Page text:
Utility of a personalised Bronchiectasis Action Management Plan (BAMP) for children with bronchiectasis: Protocol for a multicentre, double-blind parallel, superiority randomised controlled trial

Julie M. Marchant, Anne B. Chang, Kobi L. Schutz, Lesley Versteegh, Anne Cook, Jack Roberts, Peter S. Morris, Stephanie T. Yerkovich, Gabrielle B. McCallum

Research output: Contribution to journalArticlepeer-review

Abstract

Introduction Bronchiectasis is no longer considered rare or irreversible in children, yet it remains relatively under-researched and neglected in respiratory health globally. Bronchiectasis (including chronic suppurative lung disease) causes substantial morbidity for patients and significant impact on caregivers, especially during acute respiratory exacerbations. In other chronic respiratory diseases (eg, asthma), empowering consumers with an individualised plan for management of acute exacerbations improves clinical outcomes. However, in the absence of any such data specific to bronchiectasis, action management plans are rarely currently used in children or adults with bronchiectasis. We hypothesise that providing an individualised bronchiectasis action management plan (BAMP) to children with bronchiectasis reduces non-scheduled doctor consultations, compared with not having a BAMP. 

Methods and analysis This multicentre, parallel, double-blind, randomised trial involving three urban Australian hospitals commenced in June 2018 and will include 198 children, aged <19 years with bronchiectasis who had 2 or more exacerbations in the previous 18 months. Children will be randomised to having an individualised BAMP or standard care (a decoy clinic letter). Primary caregivers will then be followed up monthly for 12 months. The primary outcome is the rate of acute non-scheduled doctor visits for respiratory exacerbations by 12 months. The main secondary outcomes are cough-specific quality of life scores at 6 and 12 months, overall exacerbation rate over 12 months, and proportion of children who received timely influenza vaccination by 30 May annually.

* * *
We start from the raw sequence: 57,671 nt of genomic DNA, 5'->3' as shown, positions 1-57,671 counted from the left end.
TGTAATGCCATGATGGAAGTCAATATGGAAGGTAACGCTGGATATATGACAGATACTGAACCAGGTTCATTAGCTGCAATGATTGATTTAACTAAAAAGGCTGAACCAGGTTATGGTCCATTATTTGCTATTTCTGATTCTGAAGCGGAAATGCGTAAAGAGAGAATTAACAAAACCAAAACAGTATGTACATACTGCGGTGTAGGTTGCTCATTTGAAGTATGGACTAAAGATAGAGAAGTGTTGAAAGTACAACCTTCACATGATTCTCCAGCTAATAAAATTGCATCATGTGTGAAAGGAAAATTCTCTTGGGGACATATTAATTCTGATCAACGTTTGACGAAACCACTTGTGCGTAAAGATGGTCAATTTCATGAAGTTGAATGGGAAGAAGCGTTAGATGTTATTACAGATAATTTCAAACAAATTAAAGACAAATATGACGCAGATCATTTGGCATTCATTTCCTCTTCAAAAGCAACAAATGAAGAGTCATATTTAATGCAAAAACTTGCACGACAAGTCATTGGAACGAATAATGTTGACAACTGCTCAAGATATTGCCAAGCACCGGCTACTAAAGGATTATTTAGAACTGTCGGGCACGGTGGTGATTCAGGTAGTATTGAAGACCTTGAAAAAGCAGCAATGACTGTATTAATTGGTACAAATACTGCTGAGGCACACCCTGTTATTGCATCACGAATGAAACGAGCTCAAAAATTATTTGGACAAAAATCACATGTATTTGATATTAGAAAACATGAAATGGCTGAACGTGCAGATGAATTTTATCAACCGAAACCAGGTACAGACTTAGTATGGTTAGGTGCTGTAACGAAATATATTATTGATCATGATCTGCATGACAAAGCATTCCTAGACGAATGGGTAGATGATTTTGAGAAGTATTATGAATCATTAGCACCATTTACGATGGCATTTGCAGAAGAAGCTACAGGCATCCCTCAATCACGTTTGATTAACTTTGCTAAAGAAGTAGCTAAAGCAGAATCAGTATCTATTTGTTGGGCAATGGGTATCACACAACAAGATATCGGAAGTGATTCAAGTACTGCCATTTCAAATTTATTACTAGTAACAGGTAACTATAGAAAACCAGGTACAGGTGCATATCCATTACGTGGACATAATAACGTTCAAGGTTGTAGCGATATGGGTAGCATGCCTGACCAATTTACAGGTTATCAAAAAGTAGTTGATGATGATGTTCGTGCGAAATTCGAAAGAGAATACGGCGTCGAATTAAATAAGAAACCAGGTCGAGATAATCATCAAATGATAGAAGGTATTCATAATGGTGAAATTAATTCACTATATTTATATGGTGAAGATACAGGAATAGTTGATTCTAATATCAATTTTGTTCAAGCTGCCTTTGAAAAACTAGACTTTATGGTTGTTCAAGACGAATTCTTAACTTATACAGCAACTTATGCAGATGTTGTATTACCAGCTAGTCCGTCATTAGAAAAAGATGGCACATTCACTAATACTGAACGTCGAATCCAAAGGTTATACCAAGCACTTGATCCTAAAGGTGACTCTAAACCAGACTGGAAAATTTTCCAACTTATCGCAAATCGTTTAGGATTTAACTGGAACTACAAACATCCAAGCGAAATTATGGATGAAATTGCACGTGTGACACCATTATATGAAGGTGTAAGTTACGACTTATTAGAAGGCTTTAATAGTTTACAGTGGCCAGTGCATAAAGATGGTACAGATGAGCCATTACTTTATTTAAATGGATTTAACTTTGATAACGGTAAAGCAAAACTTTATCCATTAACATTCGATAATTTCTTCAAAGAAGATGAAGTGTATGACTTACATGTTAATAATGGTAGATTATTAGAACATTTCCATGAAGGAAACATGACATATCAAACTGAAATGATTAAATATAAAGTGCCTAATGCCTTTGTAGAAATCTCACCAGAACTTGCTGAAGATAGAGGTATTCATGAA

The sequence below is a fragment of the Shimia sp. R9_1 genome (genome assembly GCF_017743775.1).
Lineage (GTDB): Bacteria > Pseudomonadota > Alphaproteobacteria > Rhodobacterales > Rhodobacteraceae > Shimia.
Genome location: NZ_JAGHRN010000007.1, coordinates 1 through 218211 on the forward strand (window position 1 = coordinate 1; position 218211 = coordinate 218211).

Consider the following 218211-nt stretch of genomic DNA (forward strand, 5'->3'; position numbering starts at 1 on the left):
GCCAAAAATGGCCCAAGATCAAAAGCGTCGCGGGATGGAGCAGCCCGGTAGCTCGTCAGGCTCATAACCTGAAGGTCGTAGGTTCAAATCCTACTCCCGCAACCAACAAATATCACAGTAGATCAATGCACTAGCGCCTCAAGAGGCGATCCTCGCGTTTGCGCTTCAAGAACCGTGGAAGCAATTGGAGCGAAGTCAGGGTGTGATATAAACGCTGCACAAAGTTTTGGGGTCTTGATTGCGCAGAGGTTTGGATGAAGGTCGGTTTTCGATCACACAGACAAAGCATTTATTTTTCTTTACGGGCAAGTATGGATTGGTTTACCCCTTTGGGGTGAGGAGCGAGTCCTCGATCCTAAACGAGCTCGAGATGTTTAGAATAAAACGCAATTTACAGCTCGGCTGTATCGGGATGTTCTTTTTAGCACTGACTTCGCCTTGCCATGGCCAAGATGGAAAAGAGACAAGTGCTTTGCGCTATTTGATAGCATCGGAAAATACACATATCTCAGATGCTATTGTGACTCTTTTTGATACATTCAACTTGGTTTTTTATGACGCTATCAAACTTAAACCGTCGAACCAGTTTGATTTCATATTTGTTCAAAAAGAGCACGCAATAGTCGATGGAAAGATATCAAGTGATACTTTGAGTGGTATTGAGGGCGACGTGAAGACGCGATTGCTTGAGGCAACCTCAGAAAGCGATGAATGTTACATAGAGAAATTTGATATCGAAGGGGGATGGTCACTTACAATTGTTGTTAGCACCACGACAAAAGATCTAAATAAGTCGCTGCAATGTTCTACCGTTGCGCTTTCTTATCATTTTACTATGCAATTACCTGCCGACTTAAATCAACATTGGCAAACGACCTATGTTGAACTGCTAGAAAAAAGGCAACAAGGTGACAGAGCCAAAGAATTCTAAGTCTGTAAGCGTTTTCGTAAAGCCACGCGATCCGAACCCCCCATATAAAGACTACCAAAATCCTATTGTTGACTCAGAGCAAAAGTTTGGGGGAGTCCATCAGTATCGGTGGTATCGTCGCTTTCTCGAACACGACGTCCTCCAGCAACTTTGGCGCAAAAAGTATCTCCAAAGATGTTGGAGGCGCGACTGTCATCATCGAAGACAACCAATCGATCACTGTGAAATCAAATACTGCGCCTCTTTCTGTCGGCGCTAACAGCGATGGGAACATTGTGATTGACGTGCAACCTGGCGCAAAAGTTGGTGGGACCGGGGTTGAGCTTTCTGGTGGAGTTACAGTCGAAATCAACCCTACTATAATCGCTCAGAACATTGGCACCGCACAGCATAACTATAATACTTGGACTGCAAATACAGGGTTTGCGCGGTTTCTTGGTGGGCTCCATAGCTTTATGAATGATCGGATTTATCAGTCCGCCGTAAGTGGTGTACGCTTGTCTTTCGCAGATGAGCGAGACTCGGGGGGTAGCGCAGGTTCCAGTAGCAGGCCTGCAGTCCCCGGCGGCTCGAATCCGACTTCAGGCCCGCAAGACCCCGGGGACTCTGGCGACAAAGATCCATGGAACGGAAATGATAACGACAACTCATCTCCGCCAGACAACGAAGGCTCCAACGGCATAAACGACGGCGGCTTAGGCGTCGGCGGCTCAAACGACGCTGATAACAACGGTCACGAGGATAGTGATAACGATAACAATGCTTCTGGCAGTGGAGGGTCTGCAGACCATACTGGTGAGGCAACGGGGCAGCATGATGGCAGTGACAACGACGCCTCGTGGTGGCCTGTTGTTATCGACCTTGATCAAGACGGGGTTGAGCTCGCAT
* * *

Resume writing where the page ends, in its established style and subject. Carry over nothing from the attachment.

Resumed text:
Ethics and dissemination The Human Research Ethics Committees of the Northern Territory Department of Health and Menzies School of Heath Research and Queensland Children's Hospital approved the study. The results of the trial will be submitted for publication and the BAMP made available free online. 

Trial registration number Australia and New Zealand Clinical Trials Register ACTRN12618000604202.

Original languageEnglish
Article numbere049007
Pages (from-to)1-7
Number of pages7
JournalBMJ Open
Volume11
Issue number12
DOIs
Publication statusPublished - 1 Dec 2021

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